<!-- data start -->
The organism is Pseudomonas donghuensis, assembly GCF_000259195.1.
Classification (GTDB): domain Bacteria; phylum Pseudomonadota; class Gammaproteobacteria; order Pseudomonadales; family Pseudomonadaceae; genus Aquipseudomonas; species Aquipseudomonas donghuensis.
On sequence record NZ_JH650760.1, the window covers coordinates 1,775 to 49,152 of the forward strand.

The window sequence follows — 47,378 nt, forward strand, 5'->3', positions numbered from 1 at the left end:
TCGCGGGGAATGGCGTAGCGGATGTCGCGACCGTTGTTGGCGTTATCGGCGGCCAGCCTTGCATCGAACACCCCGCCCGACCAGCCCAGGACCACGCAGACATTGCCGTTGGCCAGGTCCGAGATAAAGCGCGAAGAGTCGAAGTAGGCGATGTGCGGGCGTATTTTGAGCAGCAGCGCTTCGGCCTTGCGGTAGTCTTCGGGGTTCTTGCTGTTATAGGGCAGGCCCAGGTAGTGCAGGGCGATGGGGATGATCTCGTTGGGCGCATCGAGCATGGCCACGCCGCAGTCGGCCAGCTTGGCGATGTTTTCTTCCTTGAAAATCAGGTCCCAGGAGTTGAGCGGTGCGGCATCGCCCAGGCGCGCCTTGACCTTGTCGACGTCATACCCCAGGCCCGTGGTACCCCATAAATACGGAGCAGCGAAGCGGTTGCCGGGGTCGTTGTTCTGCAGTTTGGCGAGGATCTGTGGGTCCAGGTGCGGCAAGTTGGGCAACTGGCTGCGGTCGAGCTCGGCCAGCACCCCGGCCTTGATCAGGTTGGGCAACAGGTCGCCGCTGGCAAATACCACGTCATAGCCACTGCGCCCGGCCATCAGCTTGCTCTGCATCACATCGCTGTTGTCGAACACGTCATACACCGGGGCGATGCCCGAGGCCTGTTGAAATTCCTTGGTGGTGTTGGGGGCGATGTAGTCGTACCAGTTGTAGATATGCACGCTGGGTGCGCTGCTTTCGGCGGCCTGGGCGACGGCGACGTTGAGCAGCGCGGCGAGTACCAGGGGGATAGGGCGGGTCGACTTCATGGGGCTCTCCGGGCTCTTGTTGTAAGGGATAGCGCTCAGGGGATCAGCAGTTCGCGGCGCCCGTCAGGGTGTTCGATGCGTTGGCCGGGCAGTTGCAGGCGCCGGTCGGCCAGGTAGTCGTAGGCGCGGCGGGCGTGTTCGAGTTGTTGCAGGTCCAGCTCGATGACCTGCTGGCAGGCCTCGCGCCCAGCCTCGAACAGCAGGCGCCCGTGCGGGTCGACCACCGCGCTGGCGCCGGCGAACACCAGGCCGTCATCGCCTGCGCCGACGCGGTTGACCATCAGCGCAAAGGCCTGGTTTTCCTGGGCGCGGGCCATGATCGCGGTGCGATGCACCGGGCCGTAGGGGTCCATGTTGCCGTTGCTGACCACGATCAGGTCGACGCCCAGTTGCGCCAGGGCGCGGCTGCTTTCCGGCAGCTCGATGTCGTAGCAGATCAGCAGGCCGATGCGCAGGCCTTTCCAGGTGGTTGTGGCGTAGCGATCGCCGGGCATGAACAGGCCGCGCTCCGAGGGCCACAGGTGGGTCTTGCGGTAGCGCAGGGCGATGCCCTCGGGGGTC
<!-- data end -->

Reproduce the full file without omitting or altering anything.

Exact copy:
The organism is Pseudomonas donghuensis, assembly GCF_000259195.1.
Classification (GTDB): domain Bacteria; phylum Pseudomonadota; class Gammaproteobacteria; order Pseudomonadales; family Pseudomonadaceae; genus Aquipseudomonas; species Aquipseudomonas donghuensis.
On sequence record NZ_JH650760.1, the window covers coordinates 1,775 to 49,152 of the forward strand.

The window sequence follows — 47,378 nt, forward strand, 5'->3', positions numbered from 1 at the left end:
TCGCGGGGAATGGCGTAGCGGATGTCGCGACCGTTGTTGGCGTTATCGGCGGCCAGCCTTGCATCGAACACCCCGCCCGACCAGCCCAGGACCACGCAGACATTGCCGTTGGCCAGGTCCGAGATAAAGCGCGAAGAGTCGAAGTAGGCGATGTGCGGGCGTATTTTGAGCAGCAGCGCTTCGGCCTTGCGGTAGTCTTCGGGGTTCTTGCTGTTATAGGGCAGGCCCAGGTAGTGCAGGGCGATGGGGATGATCTCGTTGGGCGCATCGAGCATGGCCACGCCGCAGTCGGCCAGCTTGGCGATGTTTTCTTCCTTGAAAATCAGGTCCCAGGAGTTGAGCGGTGCGGCATCGCCCAGGCGCGCCTTGACCTTGTCGACGTCATACCCCAGGCCCGTGGTACCCCATAAATACGGAGCAGCGAAGCGGTTGCCGGGGTCGTTGTTCTGCAGTTTGGCGAGGATCTGTGGGTCCAGGTGCGGCAAGTTGGGCAACTGGCTGCGGTCGAGCTCGGCCAGCACCCCGGCCTTGATCAGGTTGGGCAACAGGTCGCCGCTGGCAAATACCACGTCATAGCCACTGCGCCCGGCCATCAGCTTGCTCTGCATCACATCGCTGTTGTCGAACACGTCATACACCGGGGCGATGCCCGAGGCCTGTTGAAATTCCTTGGTGGTGTTGGGGGCGATGTAGTCGTACCAGTTGTAGATATGCACGCTGGGTGCGCTGCTTTCGGCGGCCTGGGCGACGGCGACGTTGAGCAGCGCGGCGAGTACCAGGGGGATAGGGCGGGTCGACTTCATGGGGCTCTCCGGGCTCTTGTTGTAAGGGATAGCGCTCAGGGGATCAGCAGTTCGCGGCGCCCGTCAGGGTGTTCGATGCGTTGGCCGGGCAGTTGCAGGCGCCGGTCGGCCAGGTAGTCGTAGGCGCGGCGGGCGTGTTCGAGTTGTTGCAGGTCCAGCTCGATGACCTGCTGGCAGGCCTCGCGCCCAGCCTCGAACAGCAGGCGCCCGTGCGGGTCGACCACCGCGCTGGCGCCGGCGAACACCAGGCCGTCATCGCCTGCGCCGACGCGGTTGACCATCAGCGCAAAGGCCTGGTTTTCCTGGGCGCGGGCCATGATCGCGGTGCGATGCACCGGGCCGTAGGGGTCCATGTTGCCGTTGCTGACCACGATCAGGTCGACGCCCAGTTGCGCCAGGGCGCGGCTGCTTTCCGGCAGCTCGATGTCGTAGCAGATCAGCAGGCCGATGCGCAGGCCTTTCCAGGTGGTTGTGGCGTAGCGATCGCCGGGCATGAACAGGCCGCGCTCCGAGGGCCACAGGTGGGTCTTGCGGTAGCGCAGGGCGATGCCCTCGGGGGTC